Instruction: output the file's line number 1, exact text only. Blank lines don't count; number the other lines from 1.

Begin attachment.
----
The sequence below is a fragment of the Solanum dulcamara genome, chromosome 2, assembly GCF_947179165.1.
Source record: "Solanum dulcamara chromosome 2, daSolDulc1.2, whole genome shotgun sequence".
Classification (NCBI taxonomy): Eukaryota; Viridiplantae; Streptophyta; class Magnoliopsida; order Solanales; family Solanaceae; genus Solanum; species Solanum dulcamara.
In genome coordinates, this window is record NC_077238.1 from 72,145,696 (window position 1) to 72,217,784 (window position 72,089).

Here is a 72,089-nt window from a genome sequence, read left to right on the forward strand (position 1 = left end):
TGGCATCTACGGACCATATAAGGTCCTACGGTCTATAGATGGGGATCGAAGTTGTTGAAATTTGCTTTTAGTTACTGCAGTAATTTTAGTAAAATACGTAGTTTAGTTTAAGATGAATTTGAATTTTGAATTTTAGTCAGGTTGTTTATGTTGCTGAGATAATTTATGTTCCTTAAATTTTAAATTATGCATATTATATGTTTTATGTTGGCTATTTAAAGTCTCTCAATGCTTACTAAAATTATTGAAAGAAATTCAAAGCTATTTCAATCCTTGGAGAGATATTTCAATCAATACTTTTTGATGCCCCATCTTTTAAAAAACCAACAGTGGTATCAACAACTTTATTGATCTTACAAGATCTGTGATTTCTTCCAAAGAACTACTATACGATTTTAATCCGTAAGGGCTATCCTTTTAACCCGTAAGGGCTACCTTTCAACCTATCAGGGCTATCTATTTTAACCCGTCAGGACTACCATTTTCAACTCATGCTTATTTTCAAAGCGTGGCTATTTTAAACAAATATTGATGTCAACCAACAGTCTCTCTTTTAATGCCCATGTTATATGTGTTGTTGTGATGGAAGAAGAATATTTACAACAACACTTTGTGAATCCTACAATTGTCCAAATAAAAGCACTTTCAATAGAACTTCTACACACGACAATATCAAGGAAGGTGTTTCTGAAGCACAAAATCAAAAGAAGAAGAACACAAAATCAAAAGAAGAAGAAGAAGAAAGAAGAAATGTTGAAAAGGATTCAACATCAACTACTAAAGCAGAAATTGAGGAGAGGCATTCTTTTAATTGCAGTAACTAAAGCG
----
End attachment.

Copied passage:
The sequence below is a fragment of the Solanum dulcamara genome, chromosome 2, assembly GCF_947179165.1.